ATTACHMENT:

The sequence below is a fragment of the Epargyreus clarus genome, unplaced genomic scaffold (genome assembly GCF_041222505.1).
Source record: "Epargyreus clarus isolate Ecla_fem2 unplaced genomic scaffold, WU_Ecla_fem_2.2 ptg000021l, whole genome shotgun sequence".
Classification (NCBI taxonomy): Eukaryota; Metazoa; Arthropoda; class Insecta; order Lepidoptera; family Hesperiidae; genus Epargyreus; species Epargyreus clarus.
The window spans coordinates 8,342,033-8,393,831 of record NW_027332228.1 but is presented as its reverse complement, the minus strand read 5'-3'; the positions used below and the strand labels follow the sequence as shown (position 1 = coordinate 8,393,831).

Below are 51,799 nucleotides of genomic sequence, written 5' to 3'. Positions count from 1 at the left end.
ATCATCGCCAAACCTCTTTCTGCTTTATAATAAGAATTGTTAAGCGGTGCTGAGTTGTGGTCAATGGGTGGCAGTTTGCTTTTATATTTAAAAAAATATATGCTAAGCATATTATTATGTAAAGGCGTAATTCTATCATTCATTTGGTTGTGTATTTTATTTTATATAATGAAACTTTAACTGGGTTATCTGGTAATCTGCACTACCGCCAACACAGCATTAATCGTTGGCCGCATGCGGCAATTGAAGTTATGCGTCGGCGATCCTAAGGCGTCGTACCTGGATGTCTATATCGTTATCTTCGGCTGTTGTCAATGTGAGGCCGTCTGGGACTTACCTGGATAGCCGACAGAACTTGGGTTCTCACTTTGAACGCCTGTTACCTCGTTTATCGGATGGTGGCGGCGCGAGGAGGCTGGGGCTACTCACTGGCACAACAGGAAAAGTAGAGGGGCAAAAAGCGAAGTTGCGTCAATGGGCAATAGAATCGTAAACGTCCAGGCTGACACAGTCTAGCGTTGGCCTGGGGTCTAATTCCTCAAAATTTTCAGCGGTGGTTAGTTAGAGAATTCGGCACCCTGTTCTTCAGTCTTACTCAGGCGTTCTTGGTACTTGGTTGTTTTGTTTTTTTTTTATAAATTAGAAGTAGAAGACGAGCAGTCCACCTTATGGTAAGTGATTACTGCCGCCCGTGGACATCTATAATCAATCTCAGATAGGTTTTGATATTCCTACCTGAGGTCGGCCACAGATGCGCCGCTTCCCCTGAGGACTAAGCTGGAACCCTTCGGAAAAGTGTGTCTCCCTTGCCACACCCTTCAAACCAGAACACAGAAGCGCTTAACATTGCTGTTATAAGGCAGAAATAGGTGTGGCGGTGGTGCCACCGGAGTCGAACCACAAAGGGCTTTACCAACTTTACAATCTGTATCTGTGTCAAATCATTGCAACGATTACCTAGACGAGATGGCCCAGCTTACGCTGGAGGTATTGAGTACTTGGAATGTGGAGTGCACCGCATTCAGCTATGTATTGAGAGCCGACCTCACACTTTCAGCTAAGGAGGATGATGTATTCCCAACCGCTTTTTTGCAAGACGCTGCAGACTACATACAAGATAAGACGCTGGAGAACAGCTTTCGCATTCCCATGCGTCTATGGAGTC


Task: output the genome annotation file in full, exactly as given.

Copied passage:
The sequence below is a fragment of the Epargyreus clarus genome, unplaced genomic scaffold (genome assembly GCF_041222505.1).
Source record: "Epargyreus clarus isolate Ecla_fem2 unplaced genomic scaffold, WU_Ecla_fem_2.2 ptg000021l, whole genome shotgun sequence".
Classification (NCBI taxonomy): Eukaryota; Metazoa; Arthropoda; class Insecta; order Lepidoptera; family Hesperiidae; genus Epargyreus; species Epargyreus clarus.
The window spans coordinates 8,342,033-8,393,831 of record NW_027332228.1 but is presented as its reverse complement, the minus strand read 5'-3'; the positions used below and the strand labels follow the sequence as shown (position 1 = coordinate 8,393,831).

Below are 51,799 nucleotides of genomic sequence, written 5' to 3'. Positions count from 1 at the left end.
ATCATCGCCAAACCTCTTTCTGCTTTATAATAAGAATTGTTAAGCGGTGCTGAGTTGTGGTCAATGGGTGGCAGTTTGCTTTTATATTTAAAAAAATATATGCTAAGCATATTATTATGTAAAGGCGTAATTCTATCATTCATTTGGTTGTGTATTTTATTTTATATAATGAAACTTTAACTGGGTTATCTGGTAATCTGCACTACCGCCAACACAGCATTAATCGTTGGCCGCATGCGGCAATTGAAGTTATGCGTCGGCGATCCTAAGGCGTCGTACCTGGATGTCTATATCGTTATCTTCGGCTGTTGTCAATGTGAGGCCGTCTGGGACTTACCTGGATAGCCGACAGAACTTGGGTTCTCACTTTGAACGCCTGTTACCTCGTTTATCGGATGGTGGCGGCGCGAGGAGGCTGGGGCTACTCACTGGCACAACAGGAAAAGTAGAGGGGCAAAAAGCGAAGTTGCGTCAATGGGCAATAGAATCGTAAACGTCCAGGCTGACACAGTCTAGCGTTGGCCTGGGGTCTAATTCCTCAAAATTTTCAGCGGTGGTTAGTTAGAGAATTCGGCACCCTGTTCTTCAGTCTTACTCAGGCGTTCTTGGTACTTGGTTGTTTTGTTTTTTTTTTATAAATTAGAAGTAGAAGACGAGCAGTCCACCTTATGGTAAGTGATTACTGCCGCCCGTGGACATCTATAATCAATCTCAGATAGGTTTTGATATTCCTACCTGAGGTCGGCCACAGATGCGCCGCTTCCCCTGAGGACTAAGCTGGAACCCTTCGGAAAAGTGTGTCTCCCTTGCCACACCCTTCAAACCAGAACACAGAAGCGCTTAACATTGCTGTTATAAGGCAGAAATAGGTGTGGCGGTGGTGCCACCGGAGTCGAACCACAAAGGGCTTTACCAACTTTACAATCTGTATCTGTGTCAAATCATTGCAACGATTACCTAGACGAGATGGCCCAGCTTACGCTGGAGGTATTGAGTACTTGGAATGTGGAGTGCACCGCATTCAGCTATGTATTGAGAGCCGACCTCACACTTTCAGCTAAGGAGGATGATGTATTCCCAACCGCTTTTTTGCAAGACGCTGCAGACTACATACAAGATAAGACGCTGGAGAACAGCTTTCGCATTCCCATGCGTCTATGGAGTC